City '17: Guardiola has described Fernandinho as one of the best three holding midfielders in the world but it's Kevin De Bruyne and David Silva who take the biggest plaudits. Fernandinho plays a crucial role, fitting in with defence and breaking up inevitable counter-attacks as City dominate games high up the pitch. But De Bruyne and Silva are so crucial at making breakthroughs against stubborn defences, happy to sit on the edge of their own box to try to stifle attacks. Their range of passing and clever interplay are crucial in turning City's dominance into opportunities.
United '08: In 2007-08, United's attack was dominated by Cristiano Ronaldo, but he also had plenty of help. Ronaldo scored 42 goals in all competitions, including 31 in the Premier League. He also did it in the big games, scoring against Arsenal (twice), Liverpool and in the Champions League final. It wasn't all about him, though, and Carlos Tevez (19 goals) and Wayne Rooney (18 goals) both made significant contributions. The work rate of Rooney and Tevez helped hide Ronaldo's defensive deficiencies and made United incredibly hard to play against. They ended the season as the Premier League's highest scorers with 80 -- the same number as the 1999 Treble team managed.
City '17: City have goals and pace throughout their attack and the quality is reflected by the fact that Sergio Aguero -- the club's record goal-scorer and one of the finest strikers of the Premier League era -- is no longer guaranteed a start. Leroy Sane can frighten any defence in the world, as was exhibited in Saturday's victory over Tottenham Hotspur when England international Kieran Trippier was torn apart. On the other wing, Raheem Sterling is maturing into an intelligent and dynamic forward and has more league goals than United's Romelu Lukaku this season, despite playing 400 fewer minutes.
United '08: Sir Alex Ferguson paired a formidable defence with a supremely talented attacking unit who scored goals at one end and kept them out at the other. They had the perfect mix of organisation and flare and ground out big results as many times as they blew teams off the park. By 2007-08, Ferguson was doing very little coaching and left a lot of the tactical work to assistant Carlos Queiroz. His strength was in man-management and motivation. It worked, and he ended the season with the second Champions League winners' medal and a 10th title.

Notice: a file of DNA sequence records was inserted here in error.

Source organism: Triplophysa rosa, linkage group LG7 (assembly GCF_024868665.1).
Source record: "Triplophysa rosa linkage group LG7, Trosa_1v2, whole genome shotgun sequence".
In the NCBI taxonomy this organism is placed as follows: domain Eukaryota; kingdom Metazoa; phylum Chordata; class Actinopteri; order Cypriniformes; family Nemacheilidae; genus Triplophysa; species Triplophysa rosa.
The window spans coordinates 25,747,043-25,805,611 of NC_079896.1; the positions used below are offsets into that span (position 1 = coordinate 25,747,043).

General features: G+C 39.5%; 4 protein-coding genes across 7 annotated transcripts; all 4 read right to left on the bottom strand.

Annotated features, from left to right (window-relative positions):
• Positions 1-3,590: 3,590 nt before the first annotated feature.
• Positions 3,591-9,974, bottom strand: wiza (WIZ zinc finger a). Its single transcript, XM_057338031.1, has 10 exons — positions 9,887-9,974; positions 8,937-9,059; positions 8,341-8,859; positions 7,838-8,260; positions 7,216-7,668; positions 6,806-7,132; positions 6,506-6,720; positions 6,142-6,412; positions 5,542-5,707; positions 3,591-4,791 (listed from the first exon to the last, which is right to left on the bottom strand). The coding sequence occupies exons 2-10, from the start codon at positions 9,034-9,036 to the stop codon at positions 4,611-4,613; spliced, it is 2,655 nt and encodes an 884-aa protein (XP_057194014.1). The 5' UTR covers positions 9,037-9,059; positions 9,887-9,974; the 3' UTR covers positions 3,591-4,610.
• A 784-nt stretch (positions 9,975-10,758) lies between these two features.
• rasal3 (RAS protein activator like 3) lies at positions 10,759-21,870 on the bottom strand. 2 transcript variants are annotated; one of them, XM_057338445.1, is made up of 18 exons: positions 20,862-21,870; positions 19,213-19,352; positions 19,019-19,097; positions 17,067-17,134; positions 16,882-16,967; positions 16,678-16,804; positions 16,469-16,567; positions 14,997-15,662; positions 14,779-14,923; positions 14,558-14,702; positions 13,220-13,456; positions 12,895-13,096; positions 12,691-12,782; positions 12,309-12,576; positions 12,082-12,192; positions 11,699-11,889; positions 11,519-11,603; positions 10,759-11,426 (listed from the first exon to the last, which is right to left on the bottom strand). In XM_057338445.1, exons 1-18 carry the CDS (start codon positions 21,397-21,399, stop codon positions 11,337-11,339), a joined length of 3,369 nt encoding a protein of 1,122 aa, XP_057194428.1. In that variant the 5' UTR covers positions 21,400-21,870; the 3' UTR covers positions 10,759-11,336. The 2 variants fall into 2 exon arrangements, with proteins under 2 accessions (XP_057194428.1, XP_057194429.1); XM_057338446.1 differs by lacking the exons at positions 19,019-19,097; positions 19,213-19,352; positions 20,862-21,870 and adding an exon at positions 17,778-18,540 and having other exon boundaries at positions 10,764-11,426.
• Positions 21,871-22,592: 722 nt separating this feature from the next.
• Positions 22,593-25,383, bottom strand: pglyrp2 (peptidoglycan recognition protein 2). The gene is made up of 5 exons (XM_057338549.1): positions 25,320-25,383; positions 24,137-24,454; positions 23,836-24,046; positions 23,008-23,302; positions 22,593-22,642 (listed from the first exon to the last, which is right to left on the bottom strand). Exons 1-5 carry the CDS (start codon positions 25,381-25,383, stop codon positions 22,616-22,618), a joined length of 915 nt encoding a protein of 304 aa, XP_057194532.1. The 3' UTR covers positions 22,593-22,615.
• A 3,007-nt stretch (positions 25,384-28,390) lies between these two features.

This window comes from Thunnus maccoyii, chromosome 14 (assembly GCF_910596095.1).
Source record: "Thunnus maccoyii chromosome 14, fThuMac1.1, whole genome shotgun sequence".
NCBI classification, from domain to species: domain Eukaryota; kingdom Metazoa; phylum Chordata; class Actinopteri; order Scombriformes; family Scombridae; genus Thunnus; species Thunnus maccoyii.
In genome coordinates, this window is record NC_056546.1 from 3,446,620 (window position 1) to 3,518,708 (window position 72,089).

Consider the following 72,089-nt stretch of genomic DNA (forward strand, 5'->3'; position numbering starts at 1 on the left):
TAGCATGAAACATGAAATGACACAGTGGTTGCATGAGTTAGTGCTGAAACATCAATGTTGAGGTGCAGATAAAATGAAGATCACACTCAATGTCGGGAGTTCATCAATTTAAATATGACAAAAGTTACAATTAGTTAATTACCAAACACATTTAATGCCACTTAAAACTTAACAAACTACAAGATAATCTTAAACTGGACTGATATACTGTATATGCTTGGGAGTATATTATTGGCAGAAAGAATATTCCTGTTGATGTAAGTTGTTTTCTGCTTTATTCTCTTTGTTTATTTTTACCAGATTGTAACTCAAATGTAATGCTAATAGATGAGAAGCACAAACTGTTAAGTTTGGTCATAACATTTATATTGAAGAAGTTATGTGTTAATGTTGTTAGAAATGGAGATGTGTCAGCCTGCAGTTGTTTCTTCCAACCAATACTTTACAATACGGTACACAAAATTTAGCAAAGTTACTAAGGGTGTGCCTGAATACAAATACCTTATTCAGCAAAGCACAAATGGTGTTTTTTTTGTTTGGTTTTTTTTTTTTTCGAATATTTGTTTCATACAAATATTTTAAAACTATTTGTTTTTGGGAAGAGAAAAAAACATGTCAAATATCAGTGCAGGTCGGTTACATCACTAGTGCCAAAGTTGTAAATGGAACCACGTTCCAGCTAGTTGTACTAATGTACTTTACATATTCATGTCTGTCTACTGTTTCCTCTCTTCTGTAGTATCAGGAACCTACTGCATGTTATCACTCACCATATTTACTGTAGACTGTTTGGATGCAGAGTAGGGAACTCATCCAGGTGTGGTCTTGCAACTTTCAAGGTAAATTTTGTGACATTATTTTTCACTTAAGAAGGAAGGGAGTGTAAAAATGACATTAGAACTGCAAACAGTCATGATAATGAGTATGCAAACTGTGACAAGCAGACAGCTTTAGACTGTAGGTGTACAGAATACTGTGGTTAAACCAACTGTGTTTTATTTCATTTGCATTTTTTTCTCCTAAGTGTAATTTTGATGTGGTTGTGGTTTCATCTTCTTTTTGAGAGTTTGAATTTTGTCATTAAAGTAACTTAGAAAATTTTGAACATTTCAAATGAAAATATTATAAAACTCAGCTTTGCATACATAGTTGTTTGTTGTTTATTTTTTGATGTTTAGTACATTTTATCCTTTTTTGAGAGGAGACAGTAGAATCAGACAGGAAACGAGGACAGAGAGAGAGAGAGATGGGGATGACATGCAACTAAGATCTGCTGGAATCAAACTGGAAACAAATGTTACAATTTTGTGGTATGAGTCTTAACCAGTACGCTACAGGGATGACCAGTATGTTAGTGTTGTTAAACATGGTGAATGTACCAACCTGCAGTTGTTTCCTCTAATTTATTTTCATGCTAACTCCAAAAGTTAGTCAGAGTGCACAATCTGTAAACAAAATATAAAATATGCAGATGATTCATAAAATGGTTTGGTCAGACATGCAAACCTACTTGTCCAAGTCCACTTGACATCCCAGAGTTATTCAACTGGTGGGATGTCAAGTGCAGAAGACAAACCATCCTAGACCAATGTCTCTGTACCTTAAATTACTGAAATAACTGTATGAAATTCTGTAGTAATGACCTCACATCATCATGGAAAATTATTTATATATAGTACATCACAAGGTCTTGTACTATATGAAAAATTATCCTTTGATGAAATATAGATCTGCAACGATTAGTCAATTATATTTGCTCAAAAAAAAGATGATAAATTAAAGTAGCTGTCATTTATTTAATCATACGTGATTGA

City '17: Guardiola has dominated in Spain with Barcelona, Germany with Bayern and now he's getting ready to do it again with City. After an underwhelming first season, the Catalan insisted he would not change his style despite claims that it wouldn't work in the Premier League. His side is now playing not just every team off the park, but more impressively their nearest rivals. Champions Chelsea and derby rivals United have already been beaten away whereas United's 2007-08 side lost both derbies to an average City side as well as losing at Stamford Bridge to runners-up Chelsea and drawing at third-placed Arsenal.
If Manchester City win the Premier League and Champions League this season, they'd probably edge Manchester United's 2007-08 equivalent purely because of their incredible run domestically, all the while playing outstanding football.
Until then, though, it's Manchester United. They have the trophies and the history already there, while City is busy building their own.